16 Songs That Have Defined The Drake Era

16 Songs That Have Defined The Drake Era

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In the 10 or so years since Drake first began making noise as a rapper, he has released three albums (and just as many mixtapes), won a Grammy, reigned atop the Billboard charts, become internet fodder for a horde of millennials adept at social media, graced the cover of numerous magazines (including FADER 100), and transformed the sound and face of Toronto’s music scene. Today, he is as dominant a force in our culture as 2Pac in the 1990s or Jay Z in the early-aughts. And so, on the eve of his album Views, we thought it best to take stock of 16 songs that have shaped his legend thus far. This is not a “Best Of” or a ranking of any sort, but an acknowledgement of the songs that represent Drake’s expanding influence in music, culture, and our lives.

“November 18” (2009)

Just seven years ago, Drake was largely unknown, more Canadian curiosity than bankable star. He was a mixed-race kid from the city of Toronto and former child-actor on a teen soap who sang as much as he rapped, and his songs were more like diary entries than big boasts. To say he lacked street credibility would not be inaccurate.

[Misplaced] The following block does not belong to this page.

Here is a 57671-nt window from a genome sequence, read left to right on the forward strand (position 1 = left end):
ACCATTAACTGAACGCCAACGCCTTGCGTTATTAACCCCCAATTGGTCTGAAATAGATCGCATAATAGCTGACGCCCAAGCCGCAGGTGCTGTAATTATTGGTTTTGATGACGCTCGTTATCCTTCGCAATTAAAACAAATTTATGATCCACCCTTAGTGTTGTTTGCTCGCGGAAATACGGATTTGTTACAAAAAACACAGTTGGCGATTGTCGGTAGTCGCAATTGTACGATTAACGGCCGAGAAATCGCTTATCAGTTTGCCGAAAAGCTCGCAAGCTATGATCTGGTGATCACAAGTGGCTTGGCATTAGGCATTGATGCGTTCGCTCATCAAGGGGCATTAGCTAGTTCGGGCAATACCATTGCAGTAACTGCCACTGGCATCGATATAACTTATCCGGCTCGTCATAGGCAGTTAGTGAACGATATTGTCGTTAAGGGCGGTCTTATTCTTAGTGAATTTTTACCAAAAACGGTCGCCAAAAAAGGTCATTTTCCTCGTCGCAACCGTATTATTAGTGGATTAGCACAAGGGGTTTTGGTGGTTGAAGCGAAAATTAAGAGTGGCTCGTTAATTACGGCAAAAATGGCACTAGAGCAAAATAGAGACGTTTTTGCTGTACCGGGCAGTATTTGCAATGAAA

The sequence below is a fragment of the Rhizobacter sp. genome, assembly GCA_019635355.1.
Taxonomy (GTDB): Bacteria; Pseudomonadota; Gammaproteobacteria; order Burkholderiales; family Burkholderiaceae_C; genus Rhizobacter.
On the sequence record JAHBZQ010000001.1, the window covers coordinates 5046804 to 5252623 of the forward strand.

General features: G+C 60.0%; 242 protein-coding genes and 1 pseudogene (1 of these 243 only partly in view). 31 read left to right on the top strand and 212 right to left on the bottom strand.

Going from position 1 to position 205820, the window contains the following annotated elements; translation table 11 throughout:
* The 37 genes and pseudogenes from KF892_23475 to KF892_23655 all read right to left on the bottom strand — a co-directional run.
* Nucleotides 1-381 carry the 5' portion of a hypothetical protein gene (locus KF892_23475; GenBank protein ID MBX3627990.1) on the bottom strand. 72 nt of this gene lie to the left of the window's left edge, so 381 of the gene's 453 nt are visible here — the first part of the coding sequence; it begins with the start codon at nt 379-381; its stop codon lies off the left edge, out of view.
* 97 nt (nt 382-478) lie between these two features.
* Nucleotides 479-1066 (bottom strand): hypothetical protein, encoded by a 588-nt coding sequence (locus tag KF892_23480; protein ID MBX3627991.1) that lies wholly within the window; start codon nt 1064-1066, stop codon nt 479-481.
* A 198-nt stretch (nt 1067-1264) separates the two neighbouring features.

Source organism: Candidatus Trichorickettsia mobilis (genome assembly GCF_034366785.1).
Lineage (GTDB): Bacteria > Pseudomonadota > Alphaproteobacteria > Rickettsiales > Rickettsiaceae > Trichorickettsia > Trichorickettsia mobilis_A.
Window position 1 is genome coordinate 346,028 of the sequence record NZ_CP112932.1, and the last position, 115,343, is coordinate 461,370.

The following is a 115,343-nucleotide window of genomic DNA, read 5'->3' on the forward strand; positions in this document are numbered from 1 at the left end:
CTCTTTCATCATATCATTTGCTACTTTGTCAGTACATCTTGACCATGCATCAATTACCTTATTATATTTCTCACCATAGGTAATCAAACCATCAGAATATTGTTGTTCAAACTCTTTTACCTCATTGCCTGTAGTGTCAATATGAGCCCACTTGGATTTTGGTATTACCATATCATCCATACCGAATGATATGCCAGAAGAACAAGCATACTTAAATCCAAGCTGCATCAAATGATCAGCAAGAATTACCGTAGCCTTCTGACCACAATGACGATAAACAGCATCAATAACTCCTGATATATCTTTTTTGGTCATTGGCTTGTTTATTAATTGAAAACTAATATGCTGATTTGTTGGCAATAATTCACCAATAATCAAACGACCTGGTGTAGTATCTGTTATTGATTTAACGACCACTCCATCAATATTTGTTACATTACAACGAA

Arguably, it was the slow, syrupy “November 18” that eventually earned Drake accolades and acceptance from the streets. A deeply deferential nod to underground Houston rap culture, it name-checks UGK, Lil Keke, and Texas slang like boppa and candy paint. But what really laid bare Drake’s bonafides is the beat: a cleaned-up version of DJ Screw’s June 27 freestyle tape. It’s perhaps Screw’s most famous tape, using the slowed-down instrumental of a Kriss Kross deep cut (“Da Streets Ain’t Right,” which itself samples Biggie’s “Warning” and The Romantics’ 80s pop hit, “Talking In Your Sleep.”). In true Texas fashion, Drake whispers one verse and screws down another to fit the song’s woozy pace. He even credits DJ Screw as the song’s producer. Proper respect.

In the end, Drake conflates Texas’s “slow” music culture with his approach to sex, declaring, memorably, Pussy’s only pussy and I get it when I need it. It’s what we now think of as quintessential Drake: dramatic, confessional, boyish, and charming all in one. And the place, for me, that serves as the quintessential example for the Peak Drake we now embrace. —JOSEPH PATEL

 

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